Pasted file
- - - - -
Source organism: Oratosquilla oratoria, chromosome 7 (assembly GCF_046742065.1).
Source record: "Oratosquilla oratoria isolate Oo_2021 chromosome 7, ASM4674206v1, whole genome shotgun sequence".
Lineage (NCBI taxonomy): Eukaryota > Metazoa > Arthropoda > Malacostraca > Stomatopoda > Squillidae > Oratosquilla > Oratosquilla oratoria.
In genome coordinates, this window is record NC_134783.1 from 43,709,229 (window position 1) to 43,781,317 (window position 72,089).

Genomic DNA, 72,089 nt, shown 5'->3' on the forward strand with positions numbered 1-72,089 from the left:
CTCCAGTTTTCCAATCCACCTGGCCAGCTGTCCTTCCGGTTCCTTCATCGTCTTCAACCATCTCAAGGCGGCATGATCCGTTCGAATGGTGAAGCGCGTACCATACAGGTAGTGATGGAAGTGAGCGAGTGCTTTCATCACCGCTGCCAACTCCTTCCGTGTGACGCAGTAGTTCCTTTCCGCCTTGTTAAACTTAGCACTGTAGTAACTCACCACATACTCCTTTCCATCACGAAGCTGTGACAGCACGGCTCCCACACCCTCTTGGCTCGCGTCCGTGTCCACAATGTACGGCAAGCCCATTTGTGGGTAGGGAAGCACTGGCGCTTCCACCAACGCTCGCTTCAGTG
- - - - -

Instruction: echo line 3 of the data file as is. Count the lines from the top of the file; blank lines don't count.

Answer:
Lineage (NCBI taxonomy): Eukaryota > Metazoa > Arthropoda > Malacostraca > Stomatopoda > Squillidae > Oratosquilla > Oratosquilla oratoria.